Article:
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Hochul: State will begin going after illegal, unlicensed marijuana stores

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  • Staff Report 

Governor Kathy Hochul announced the launch of an interagency initiative to cease the sale of untested cannabis from unlicensed storefronts and trucks. Enforcement officers from the New York State Office of Cannabis Management and Department of Taxation and Finance conducted inspections at storefront businesses not licensed to sell cannabis and issued Notices of Violation and Orders to Cease Unlicensed Activity, when appropriate. These actions will be replicated across the state to end public sales of untested cannabis by unlicensed businesses. As part of the FY 2024 Budget, Governor Hochul signed critical legislation allowing for these expanded enforcement actions against unlicensed cannabis businesses to take place.


“New York is proud to have undertaken the most equitable legal cannabis roll-out in the nation and the State will not stand idle as unlicensed operators break the law and sell untested products to underage New Yorkers,” Governor Hochul said. “These enforcement actions are critical steps to protect and help those individuals who were promised a shot to start a legal business and be successful. Additionally, these unlicensed operators undermine the State’s efforts to generate substantial funds for a social equity fund that will go into the communities that have been hardest hit by over-prosecution of the cannabis laws in the past.”

Governor Hochul signed legislation allowing for enhanced enforcement of unlicensed cannabis businesses as part of the FY 2024 Budget. The legislation allows the Office of Cannabis Management to assess civil penalties against unlicensed cannabis businesses that would undercut their efforts, with fines of up to $20,000 a day for the most egregious conduct. It also makes it a crime to sell cannabis and cannabis products without a license.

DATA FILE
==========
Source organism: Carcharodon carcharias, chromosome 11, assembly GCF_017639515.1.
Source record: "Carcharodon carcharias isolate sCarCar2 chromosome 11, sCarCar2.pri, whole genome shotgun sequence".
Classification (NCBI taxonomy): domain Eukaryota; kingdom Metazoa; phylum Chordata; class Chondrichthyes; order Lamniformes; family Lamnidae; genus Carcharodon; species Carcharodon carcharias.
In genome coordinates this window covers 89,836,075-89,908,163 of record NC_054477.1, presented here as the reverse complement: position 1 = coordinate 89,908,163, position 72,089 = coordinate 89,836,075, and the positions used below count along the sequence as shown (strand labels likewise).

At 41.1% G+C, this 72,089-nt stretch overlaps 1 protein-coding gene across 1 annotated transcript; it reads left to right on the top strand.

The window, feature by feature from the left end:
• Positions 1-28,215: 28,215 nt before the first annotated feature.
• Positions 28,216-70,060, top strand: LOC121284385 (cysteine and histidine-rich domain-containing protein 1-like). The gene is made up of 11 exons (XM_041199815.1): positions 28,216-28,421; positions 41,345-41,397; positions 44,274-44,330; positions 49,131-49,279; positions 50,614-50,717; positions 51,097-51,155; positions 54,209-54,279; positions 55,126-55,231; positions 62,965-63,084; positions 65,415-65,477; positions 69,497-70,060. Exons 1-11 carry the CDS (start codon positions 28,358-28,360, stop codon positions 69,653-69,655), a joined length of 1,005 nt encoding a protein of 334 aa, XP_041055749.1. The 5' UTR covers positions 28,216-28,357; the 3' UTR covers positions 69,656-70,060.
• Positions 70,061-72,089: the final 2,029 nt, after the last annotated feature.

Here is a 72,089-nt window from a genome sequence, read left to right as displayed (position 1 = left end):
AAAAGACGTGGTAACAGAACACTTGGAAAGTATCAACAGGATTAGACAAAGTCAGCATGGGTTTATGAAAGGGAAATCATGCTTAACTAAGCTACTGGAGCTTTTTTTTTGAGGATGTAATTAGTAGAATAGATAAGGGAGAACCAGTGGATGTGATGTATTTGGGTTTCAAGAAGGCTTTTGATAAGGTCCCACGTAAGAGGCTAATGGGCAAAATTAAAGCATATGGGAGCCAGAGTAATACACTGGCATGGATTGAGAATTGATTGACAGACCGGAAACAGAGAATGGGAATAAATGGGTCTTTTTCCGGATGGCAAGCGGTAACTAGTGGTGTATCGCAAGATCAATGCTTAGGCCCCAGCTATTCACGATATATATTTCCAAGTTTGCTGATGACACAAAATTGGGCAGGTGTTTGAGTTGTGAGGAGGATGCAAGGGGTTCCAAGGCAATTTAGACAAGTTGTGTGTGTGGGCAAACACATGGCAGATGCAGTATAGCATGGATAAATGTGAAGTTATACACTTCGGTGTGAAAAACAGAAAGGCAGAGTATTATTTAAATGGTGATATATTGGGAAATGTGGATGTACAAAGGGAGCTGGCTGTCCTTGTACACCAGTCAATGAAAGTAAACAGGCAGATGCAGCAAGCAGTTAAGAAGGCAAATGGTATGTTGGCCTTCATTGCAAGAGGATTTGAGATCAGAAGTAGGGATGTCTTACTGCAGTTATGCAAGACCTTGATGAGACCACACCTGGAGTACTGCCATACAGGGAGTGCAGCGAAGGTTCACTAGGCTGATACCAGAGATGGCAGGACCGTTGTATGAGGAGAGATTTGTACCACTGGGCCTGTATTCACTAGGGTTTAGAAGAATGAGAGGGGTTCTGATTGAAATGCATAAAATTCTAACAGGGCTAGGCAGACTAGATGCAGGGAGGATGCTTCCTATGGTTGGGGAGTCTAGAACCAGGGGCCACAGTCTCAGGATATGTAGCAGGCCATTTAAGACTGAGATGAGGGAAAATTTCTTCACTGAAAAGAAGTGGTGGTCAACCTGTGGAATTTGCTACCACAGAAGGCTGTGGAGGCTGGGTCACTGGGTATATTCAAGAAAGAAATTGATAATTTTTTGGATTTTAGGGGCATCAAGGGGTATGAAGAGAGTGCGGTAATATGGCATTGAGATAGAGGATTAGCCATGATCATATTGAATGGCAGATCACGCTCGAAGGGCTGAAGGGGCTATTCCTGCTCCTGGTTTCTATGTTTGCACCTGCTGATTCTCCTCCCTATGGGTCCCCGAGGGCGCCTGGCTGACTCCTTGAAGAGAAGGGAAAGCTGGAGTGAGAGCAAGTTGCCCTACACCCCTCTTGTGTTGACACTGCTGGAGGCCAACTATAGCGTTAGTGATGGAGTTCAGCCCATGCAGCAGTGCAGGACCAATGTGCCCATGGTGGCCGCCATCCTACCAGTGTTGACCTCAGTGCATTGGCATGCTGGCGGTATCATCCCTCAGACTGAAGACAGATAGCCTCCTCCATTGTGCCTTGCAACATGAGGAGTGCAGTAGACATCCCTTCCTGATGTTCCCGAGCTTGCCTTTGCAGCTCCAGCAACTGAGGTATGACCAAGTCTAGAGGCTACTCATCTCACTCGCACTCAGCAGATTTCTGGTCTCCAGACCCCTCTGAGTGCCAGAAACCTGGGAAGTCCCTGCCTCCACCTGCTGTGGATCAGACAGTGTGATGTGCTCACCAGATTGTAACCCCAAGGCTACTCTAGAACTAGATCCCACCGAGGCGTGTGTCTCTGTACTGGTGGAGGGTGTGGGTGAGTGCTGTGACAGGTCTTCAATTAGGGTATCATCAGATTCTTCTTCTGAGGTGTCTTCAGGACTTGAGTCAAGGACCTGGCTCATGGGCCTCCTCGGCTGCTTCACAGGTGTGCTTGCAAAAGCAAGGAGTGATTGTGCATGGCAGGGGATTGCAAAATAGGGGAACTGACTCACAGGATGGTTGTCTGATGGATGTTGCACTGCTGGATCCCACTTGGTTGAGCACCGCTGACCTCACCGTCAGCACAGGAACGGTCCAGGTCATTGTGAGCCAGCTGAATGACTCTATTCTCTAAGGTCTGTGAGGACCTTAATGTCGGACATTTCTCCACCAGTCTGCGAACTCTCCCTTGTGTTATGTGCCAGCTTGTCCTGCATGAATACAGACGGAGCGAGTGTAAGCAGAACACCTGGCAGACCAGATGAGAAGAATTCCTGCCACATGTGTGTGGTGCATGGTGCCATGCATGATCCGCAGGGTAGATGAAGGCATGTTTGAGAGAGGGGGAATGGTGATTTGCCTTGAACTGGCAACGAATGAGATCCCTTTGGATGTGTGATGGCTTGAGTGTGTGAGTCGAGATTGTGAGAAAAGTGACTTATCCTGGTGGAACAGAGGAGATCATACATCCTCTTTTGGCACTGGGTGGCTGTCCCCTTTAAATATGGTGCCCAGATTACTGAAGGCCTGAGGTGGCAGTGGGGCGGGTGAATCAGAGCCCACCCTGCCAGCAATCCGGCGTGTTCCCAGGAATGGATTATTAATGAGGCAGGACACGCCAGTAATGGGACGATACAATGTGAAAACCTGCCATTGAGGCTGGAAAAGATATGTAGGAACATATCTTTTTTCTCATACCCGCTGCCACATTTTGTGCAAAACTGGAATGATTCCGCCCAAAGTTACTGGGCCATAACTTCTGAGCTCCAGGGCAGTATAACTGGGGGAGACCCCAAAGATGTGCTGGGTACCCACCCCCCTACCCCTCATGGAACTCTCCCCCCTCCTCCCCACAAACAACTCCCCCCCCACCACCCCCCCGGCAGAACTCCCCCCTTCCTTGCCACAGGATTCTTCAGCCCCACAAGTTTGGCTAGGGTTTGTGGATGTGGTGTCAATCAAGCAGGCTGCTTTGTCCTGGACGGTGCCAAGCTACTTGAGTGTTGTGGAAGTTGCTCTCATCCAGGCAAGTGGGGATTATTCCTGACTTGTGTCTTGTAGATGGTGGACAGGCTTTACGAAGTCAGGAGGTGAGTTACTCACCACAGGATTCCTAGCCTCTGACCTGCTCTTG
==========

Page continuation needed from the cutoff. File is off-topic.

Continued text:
As a result of the legislation, the Department of Taxation and Finance can also conduct regulatory inspections of businesses selling cannabis to determine if appropriate taxes have been paid and levy civil penalties in cases where appropriate taxes have not been paid. The legislation also establishes a new tax fraud crime for businesses that willfully fail to collect or remit required cannabis taxes, or knowingly possess for sale any cannabis on which tax was required to be paid but was not.

By taking decisive action against unlicensed dispensaries, New York State is taking a significant stride towards eradicating unlawful cannabis operations that jeopardize public safety, consumer well-being, and the integrity of New York State’s legal cannabis market. This hybrid approach aims to foster a fair and regulated market environment, ensuring consumer protection and bolstering support for licensed cannabis businesses.

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